Maryland/DC High Net Worth Divorces: What is “Standard of Living?”

expensive mansion with pool and dock

When considering an award of alimony – or spousal support – Maryland and DC courts will evaluate and consider many factors including the “standard of living” of the spouses in question. See, for example, See Md. Fam. Law Code, § 11-106(b).

In that statutory provision, there are about eleven other factors that courts are to consider when determining the amount of alimony. For the standard of living factor, the general idea is that, post-divorce, the spouses should continue to have a living standard to which they have been accustomed while being married. Particularly in high net worth divorces, this factor may lead to a higher award of alimony because, often, one spouse either has no earnings or has substantially less earnings than the other. Through an award of alimony, the court will try and allow both spouses to continue living an “affluent lifestyle.” Note that this factor is just as applicable to same-sex divorces as for opposite-sex divorces.

So, how is “living standard” shown for the court? Essentially, the standard of living for the couple is shown by providing admissible evidence to the court. This is done by the experienced Maryland/DC divorce attorneys retained by the respective spouses. Evidence may be presented to a divorce/family law court through live-witness testimony, through documents with the proper foundation and/or through the testimony and reports of expert witnesses. One or all of these may be used to provide evidence to the court of the couples’ standard of living.

Of course, both spouses will be permitted to provide evidence. Typically, the spouse that is likely to be the “alimony-paying” spouse will attempt to show a modestly affluent lifestyle while the “alimony-receiving” spouse will want to show as high a standard of living as possible. Ultimately, the judge makes a determination of what the evidence shows.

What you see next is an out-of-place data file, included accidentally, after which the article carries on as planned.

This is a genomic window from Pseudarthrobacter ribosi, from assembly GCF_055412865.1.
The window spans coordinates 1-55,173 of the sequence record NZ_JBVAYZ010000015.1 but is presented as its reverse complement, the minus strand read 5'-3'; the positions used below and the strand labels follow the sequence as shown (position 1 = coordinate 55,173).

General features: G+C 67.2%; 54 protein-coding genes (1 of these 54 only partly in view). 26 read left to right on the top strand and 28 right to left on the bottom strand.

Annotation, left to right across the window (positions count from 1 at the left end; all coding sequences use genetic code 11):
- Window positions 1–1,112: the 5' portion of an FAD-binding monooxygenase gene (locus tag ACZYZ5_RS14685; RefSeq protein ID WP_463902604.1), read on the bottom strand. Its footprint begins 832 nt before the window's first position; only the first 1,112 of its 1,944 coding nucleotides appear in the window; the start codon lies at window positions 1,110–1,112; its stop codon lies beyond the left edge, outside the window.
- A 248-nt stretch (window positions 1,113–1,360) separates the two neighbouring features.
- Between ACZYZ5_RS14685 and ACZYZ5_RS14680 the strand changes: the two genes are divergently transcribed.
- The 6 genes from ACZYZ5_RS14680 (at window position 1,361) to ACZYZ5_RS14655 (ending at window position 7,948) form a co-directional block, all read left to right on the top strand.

Evidence of a high standard of living can be shown by many different facts and circumstances. For each, it may be useful to provide evidence of the thing or happening and also evidence of the cost associated with it. Examples include:

  • The size and opulence of the marital home
  • Existence, use and opulence of vacation and other homes
  • Vacations – the frequency and costs of
  • Furnishing of homes
  • Types and expense of automobiles and other vehicles including boats and yachts
  • The quantity, quality and cost of luxuries like jewelry, furs and clothing
  • Memberships in country clubs, high-end fitness centers, sports clubs, polo clubs and the like
  • Quality and frequency of dining experiences
  • Quality and cost of food and beverage consumable such as food, wines, fine liquor and more
  • Evidence of purchase and use of other luxuries such as high-end tobacco
  • Existences of staff like house cleaners, chefs, drivers and whether they live in-house or not
  • Quality and quantity of luxuries provided for children including schooling
  • Quality and quantity of luxuries provided for pets including the existence of unusual pets like horses
  • Shopping habits and expenses related thereto
  • Entertainment habits and expenses – including expenses related to hobbies
  • Entertainment (like parties) provided to friends, family, business associates and others – including details with respect to what was part of the party and costs – for example, were their fireworks?
  • Gifts given by the spouses to each other, to family members and to others
  • And more

Maryland and D.C. Divorce and Family Law Attorneys

For more information, contact the seasoned and experienced Maryland and D.C. divorce, family law and estate planning attorneys at The Law Offices of Thomas Stahl. We have the experience and expertise you need. Schedule a consultation today or call us at (410) 696-4326 or (202) 964-7280.

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